3) It's Christmastime (almost) and apparently, in England, telling ghost stories is a Yuletide tradition. Now I reckon there's about two weeks to Christmas, and I really want to write some ghost stories, so here's what I'm proposing: a story or two every couple of days until December 31st (I need an extension on my deadline already!) in rough form, right here, the best of which I shall revise and post on my website. Hopefully I'll get a few good tales out of it. Then again, in England they drive on the wrong side of the road, too.... so....

4) ... oh yes, punch. In Le Fanu, his protags are always drinking "punch." By the fire. With booze in it. Warm and wintry, indeed. In an attempt to be more ghosty, I have made a rather tasty punch of my own, currently simmering on my stove. Which means I stop typing.... now....

Tuesday, December 08, 2009

The Best of The Aughts...

I think my love for old-timey things is starting to rub off on my long-suffering husband: check this out! It's a run-down of the best short films of 1900-1910, in honor of all the "best of the aughts" lists that are circulating these days, heavy on the Porter and Melies, and totally freaking awesome. Porter's 1907 "Dream of a Rarebit Fiend" didn't make the cut, but I want to include it here since I love anything that has to do with eating too much late at night/bizarre dreams:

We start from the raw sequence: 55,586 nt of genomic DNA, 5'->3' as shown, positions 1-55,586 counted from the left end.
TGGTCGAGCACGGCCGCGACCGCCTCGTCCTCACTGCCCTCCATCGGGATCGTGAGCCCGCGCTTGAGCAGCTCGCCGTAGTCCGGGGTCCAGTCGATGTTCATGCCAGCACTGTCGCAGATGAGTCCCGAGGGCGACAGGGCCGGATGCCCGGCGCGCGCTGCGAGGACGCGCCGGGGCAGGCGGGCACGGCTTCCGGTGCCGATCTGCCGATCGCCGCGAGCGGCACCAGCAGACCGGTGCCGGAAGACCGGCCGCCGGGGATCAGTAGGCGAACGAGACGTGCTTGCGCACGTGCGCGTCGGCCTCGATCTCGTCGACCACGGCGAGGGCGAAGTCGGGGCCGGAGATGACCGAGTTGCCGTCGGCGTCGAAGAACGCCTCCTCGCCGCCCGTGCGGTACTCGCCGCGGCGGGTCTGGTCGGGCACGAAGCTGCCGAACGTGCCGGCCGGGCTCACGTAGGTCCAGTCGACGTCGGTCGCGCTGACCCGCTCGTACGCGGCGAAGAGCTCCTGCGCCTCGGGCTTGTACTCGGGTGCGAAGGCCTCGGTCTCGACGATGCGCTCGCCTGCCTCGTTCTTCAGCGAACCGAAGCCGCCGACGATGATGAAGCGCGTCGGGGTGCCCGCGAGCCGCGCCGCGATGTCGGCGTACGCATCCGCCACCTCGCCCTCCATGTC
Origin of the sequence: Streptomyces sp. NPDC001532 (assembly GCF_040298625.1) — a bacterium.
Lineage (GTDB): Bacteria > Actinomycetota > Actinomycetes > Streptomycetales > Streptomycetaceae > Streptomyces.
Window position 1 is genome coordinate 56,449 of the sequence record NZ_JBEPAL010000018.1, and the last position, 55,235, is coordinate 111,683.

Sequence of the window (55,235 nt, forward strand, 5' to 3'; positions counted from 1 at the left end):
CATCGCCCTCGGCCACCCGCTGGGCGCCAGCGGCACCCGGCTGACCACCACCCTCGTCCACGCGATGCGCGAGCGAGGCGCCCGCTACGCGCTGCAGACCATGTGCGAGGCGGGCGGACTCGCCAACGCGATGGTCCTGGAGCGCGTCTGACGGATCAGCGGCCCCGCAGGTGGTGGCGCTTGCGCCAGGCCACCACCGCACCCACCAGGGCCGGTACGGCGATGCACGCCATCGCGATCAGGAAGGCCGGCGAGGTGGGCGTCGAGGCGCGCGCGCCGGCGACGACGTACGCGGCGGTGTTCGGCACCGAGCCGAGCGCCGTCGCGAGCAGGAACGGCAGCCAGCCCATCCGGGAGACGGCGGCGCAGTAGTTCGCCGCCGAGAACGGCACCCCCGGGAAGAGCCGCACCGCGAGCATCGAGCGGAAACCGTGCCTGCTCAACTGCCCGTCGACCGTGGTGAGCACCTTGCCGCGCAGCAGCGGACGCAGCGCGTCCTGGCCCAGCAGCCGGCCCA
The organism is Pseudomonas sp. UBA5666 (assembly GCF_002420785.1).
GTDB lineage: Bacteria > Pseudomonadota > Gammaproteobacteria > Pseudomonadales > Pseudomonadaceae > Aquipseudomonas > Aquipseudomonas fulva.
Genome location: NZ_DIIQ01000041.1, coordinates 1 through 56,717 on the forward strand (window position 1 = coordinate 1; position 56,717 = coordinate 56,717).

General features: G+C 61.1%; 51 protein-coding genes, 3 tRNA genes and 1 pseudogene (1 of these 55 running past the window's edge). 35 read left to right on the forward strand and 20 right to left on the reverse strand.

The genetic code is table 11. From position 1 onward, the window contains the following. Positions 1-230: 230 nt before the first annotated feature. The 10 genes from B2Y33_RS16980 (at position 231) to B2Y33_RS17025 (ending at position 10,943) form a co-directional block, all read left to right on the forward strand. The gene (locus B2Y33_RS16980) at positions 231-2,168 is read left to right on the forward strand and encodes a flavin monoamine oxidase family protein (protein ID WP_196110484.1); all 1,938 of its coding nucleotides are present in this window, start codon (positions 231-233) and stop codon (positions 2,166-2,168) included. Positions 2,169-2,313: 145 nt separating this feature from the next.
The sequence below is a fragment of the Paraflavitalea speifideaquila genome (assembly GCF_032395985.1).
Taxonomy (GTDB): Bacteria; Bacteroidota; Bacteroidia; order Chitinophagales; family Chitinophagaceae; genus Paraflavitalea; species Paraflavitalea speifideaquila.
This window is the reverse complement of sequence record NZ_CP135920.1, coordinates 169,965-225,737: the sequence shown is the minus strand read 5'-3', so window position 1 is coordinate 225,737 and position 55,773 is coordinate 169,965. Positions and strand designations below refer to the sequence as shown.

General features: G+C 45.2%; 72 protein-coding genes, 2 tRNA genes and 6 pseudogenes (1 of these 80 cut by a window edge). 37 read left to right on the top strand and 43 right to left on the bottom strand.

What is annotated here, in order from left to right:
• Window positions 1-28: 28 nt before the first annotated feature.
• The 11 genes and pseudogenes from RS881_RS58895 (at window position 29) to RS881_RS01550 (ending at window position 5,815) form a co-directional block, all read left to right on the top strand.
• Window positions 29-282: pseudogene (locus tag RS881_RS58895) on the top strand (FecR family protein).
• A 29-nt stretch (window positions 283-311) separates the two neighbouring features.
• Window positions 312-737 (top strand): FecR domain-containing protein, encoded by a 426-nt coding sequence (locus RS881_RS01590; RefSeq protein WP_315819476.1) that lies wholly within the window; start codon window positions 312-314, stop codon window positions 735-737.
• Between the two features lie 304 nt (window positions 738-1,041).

Monday, December 07, 2009

Green-Wood's new blog!

The loveliest place in Brooklyn finally has its own blog! It's my most favorite place in the borough, and if you haven't done so already, make the time to ramble through it. But if you have no time today, enjoy a virtual ramble right now!